Chance or irony has left me, Ian as single, male writing about the Magnificat, the great song of Mary who bore Jesus, Saviour of the world, come among us in birth as a baby with all the risk and fragility that ensues.
The thing about the Magnificat is that while some of it feels formulaic, the formula is being broken from its context by the very fact Mary is saying it. A young, unmarried, soon to be Nazarean mother, who is daring to hold on to the hope that her understanding of the Angels message is good, and that the work of her own body in carrying the unborn Jesus Christ is good and holy. Her soul is worthy of glorifying God, Her Spirit is worthy to rejoice, because she has found favour with God.
“My soul glorifies the Lord and my spirit rejoices in God my Saviour, for he has been mindful of the humble state of his servant”.
The next stanza takes things into a different direction. It’s an affirmation a growing realisation of thing that God is doing in and through Mary, as she bears of the one who is God. And indeed we do recognise her blessedness, her role in the Christmas story and in the life of Jesus, the Christ.
“From now on all generations will call me blessed, for the Mighty One has done great things for me — holy is his name. His mercy extends to those who fear him, from generation to generation. “
The next passage has the texture of a psalm, but something remarkable has happened. Mary is running her fingers through promises already fulfilled – the tense is past – even as Jesus is not yet born. Mary is seeing the world changed by her yes – by the yes which gives God the space to bring the one who will conquer death for ever into the world.
“He has performed mighty deeds with his arm; he has scattered those who are proud in their inmost thoughts. He has brought down rulers from their thrones but has lifted up the humble. He has filled the hungry with good things but has sent the rich away empty.”
And then, suddenly we are back to a more formulaic closure linking this extraordinary song into the whole history of the people of Israel.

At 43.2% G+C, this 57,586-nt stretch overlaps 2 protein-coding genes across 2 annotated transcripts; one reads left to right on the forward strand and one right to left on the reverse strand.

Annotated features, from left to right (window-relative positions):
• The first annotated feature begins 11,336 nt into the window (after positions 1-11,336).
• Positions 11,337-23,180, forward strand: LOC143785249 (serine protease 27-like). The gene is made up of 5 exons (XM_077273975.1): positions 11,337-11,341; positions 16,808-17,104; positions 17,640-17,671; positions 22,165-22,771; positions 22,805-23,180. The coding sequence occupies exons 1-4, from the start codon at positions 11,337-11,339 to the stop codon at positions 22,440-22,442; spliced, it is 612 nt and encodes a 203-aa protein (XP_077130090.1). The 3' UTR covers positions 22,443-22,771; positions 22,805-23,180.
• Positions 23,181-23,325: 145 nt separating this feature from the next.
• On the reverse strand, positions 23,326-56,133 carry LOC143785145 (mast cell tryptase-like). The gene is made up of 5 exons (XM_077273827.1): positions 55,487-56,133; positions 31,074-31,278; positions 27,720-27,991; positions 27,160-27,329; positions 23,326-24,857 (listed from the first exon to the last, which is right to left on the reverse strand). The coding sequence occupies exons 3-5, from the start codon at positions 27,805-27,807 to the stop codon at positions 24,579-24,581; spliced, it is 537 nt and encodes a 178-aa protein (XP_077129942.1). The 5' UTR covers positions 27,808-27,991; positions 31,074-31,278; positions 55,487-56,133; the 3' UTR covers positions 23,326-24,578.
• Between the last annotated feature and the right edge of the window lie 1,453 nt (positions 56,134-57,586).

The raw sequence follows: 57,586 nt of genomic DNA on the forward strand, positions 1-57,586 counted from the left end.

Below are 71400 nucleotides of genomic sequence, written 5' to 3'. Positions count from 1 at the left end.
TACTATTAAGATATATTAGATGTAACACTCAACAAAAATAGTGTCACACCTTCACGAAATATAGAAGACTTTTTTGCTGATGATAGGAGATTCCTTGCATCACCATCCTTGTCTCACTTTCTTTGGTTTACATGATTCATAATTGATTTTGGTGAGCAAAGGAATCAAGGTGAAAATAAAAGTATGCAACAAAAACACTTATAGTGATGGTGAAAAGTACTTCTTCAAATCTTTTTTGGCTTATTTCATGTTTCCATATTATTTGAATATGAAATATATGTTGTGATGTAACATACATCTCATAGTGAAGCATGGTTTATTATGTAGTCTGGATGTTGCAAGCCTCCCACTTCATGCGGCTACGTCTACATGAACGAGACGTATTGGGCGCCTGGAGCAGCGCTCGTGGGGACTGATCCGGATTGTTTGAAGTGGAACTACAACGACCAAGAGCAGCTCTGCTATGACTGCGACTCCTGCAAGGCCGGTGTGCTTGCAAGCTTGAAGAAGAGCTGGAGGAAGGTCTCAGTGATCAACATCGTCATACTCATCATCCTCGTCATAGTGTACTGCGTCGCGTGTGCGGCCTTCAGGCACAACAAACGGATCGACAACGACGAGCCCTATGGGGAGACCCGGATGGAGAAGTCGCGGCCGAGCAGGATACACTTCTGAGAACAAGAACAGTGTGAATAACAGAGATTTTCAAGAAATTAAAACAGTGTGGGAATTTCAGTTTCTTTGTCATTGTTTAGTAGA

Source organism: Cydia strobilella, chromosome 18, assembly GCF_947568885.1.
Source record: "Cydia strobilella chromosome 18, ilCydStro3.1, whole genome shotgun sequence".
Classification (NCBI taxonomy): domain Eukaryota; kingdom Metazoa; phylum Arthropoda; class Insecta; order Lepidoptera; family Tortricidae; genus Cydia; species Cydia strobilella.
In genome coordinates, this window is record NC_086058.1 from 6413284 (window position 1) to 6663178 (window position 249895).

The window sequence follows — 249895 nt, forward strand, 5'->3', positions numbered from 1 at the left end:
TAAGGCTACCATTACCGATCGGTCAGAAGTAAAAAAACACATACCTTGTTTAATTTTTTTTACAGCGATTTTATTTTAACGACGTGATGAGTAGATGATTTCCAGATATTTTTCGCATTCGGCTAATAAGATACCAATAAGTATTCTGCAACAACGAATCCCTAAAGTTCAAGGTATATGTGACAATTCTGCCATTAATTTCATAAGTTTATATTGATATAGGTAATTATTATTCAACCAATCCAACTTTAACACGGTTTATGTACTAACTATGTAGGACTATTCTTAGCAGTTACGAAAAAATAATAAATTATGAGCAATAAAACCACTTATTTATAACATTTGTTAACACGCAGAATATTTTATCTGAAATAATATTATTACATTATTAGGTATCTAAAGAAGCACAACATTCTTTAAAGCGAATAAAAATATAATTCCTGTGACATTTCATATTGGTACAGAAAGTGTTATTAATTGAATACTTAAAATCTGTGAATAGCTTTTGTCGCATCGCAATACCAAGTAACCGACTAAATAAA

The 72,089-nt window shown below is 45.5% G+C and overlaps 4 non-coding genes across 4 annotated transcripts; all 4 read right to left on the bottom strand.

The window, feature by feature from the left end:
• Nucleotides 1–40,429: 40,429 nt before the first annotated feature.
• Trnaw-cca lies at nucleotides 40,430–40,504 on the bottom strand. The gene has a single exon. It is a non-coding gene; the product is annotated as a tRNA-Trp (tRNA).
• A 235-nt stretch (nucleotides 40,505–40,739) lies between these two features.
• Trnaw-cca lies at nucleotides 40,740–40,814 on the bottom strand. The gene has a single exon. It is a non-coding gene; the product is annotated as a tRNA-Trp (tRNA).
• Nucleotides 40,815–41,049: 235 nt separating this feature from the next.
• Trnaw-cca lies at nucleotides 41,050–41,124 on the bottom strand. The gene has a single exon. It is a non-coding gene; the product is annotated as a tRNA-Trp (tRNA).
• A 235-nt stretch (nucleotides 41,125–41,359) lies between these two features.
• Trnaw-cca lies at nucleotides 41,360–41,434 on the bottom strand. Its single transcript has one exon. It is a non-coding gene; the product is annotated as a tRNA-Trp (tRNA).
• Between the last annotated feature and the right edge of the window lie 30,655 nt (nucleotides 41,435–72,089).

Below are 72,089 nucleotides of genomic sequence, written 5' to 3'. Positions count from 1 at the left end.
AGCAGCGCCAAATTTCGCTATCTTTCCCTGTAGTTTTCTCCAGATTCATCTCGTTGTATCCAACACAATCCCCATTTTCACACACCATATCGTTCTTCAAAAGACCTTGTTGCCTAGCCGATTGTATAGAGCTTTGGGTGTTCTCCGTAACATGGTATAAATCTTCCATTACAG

“He has helped his servant Israel, remembering to be merciful to Abraham and his descendants forever, just as he promised our ancestors.”
Why the strange name?
Until quite recently indexing wasn’t the big thing it is now. So finding your way around a text was tricky. The convention in Latin was that you could refer to a passage using the first word of that passage. In the case the first word of this great song of liberation and release was ‘Magnificat’ literally: Glorify. And while some Bibles title it ‘Mary’s Song’ or something similar, Magnificat still holds on as a name, a relic of an earlier age of faith and learning.
When the light begins to dawn, it can often leave us speechless. The back story to today’s passage concerns Zechariah, who while ministering in the temple is visited by an angel – they are quite busy, these angels! The angel tells him that his wife Elizabeth will bear a son – a child who will go before the Lord to prepare the way, writes Vanessa.
Zechariah and Elizabeth were quite old and being childless would have been a bitter blow to them in their culture, so it is perhaps not surprising that Zechariah simply doesn’t believe the angel. Gabriel is less than impressed at Zechariah’s lack of belief and leaves him mute until the day happens.
Elizabeth gives birth to the child, there is much rejoicing and the time comes for the child’s circumcision and naming. Against local custom, Elizabeth wants to name the child John, as requested by the angel. Zechariah is consulted, and has clearly been doing some thinking, as it is at the moment of agreeing with Elizabeth – his moment of saying yes to God – that his speech returns.
Where is the light dawning for you today? Is it leaving you speechless? Where in your life does God want to show you something spectacular, and is just waiting for you to say yes? The birth of the Christ-child is dawning, and may the wonder of it leave us all lost for words.